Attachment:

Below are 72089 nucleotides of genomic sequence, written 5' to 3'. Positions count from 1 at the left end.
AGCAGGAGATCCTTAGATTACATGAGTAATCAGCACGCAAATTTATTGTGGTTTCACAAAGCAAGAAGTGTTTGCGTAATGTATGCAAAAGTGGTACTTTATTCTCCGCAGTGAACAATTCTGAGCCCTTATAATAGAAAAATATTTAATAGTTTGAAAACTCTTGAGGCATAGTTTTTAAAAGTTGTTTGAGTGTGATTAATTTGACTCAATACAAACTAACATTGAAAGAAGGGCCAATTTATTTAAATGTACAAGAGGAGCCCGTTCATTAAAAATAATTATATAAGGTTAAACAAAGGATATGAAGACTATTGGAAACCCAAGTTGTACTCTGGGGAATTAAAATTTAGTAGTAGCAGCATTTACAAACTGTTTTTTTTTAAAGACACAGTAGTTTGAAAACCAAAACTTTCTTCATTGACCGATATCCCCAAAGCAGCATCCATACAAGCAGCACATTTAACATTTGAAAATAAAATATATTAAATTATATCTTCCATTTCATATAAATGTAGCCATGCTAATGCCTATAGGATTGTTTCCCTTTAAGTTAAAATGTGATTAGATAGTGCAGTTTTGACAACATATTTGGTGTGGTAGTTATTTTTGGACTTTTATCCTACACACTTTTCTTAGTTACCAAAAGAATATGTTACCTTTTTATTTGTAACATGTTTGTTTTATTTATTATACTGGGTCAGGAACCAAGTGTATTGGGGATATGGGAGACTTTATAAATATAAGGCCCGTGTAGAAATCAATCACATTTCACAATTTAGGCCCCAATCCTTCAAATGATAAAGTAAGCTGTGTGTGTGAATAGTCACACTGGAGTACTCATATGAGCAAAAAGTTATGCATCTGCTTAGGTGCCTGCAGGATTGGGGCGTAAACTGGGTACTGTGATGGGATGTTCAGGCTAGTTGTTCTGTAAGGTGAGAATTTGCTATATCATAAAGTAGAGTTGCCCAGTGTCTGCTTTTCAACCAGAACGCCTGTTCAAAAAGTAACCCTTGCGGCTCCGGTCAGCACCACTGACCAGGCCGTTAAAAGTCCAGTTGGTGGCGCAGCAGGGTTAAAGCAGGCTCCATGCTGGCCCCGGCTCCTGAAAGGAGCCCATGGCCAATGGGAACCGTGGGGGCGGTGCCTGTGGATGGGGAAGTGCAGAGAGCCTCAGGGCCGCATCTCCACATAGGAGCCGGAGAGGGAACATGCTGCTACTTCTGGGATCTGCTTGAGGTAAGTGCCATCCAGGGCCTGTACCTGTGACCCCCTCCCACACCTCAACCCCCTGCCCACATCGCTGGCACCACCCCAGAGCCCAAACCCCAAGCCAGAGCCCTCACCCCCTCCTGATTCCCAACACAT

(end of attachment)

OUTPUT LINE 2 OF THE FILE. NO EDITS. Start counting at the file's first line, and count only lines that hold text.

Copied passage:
AGCAGGAGATCCTTAGATTACATGAGTAATCAGCACGCAAATTTATTGTGGTTTCACAAAGCAAGAAGTGTTTGCGTAATGTATGCAAAAGTGGTACTTTATTCTCCGCAGTGAACAATTCTGAGCCCTTATAATAGAAAAATATTTAATAGTTTGAAAACTCTTGAGGCATAGTTTTTAAAAGTTGTTTGAGTGTGATTAATTTGACTCAATACAAACTAACATTGAAAGAAGGGCCAATTTATTTAAATGTACAAGAGGAGCCCGTTCATTAAAAATAATTATATAAGGTTAAACAAAGGATATGAAGACTATTGGAAACCCAAGTTGTACTCTGGGGAATTAAAATTTAGTAGTAGCAGCATTTACAAACTGTTTTTTTTTAAAGACACAGTAGTTTGAAAACCAAAACTTTCTTCATTGACCGATATCCCCAAAGCAGCATCCATACAAGCAGCACATTTAACATTTGAAAATAAAATATATTAAATTATATCTTCCATTTCATATAAATGTAGCCATGCTAATGCCTATAGGATTGTTTCCCTTTAAGTTAAAATGTGATTAGATAGTGCAGTTTTGACAACATATTTGGTGTGGTAGTTATTTTTGGACTTTTATCCTACACACTTTTCTTAGTTACCAAAAGAATATGTTACCTTTTTATTTGTAACATGTTTGTTTTATTTATTATACTGGGTCAGGAACCAAGTGTATTGGGGATATGGGAGACTTTATAAATATAAGGCCCGTGTAGAAATCAATCACATTTCACAATTTAGGCCCCAATCCTTCAAATGATAAAGTAAGCTGTGTGTGTGAATAGTCACACTGGAGTACTCATATGAGCAAAAAGTTATGCATCTGCTTAGGTGCCTGCAGGATTGGGGCGTAAACTGGGTACTGTGATGGGATGTTCAGGCTAGTTGTTCTGTAAGGTGAGAATTTGCTATATCATAAAGTAGAGTTGCCCAGTGTCTGCTTTTCAACCAGAACGCCTGTTCAAAAAGTAACCCTTGCGGCTCCGGTCAGCACCACTGACCAGGCCGTTAAAAGTCCAGTTGGTGGCGCAGCAGGGTTAAAGCAGGCTCCATGCTGGCCCCGGCTCCTGAAAGGAGCCCATGGCCAATGGGAACCGTGGGGGCGGTGCCTGTGGATGGGGAAGTGCAGAGAGCCTCAGGGCCGCATCTCCACATAGGAGCCGGAGAGGGAACATGCTGCTACTTCTGGGATCTGCTTGAGGTAAGTGCCATCCAGGGCCTGTACCTGTGACCCCCTCCCACACCTCAACCCCCTGCCCACATCGCTGGCACCACCCCAGAGCCCAAACCCCAAGCCAGAGCCCTCACCCCCTCCTGATTCCCAACACAT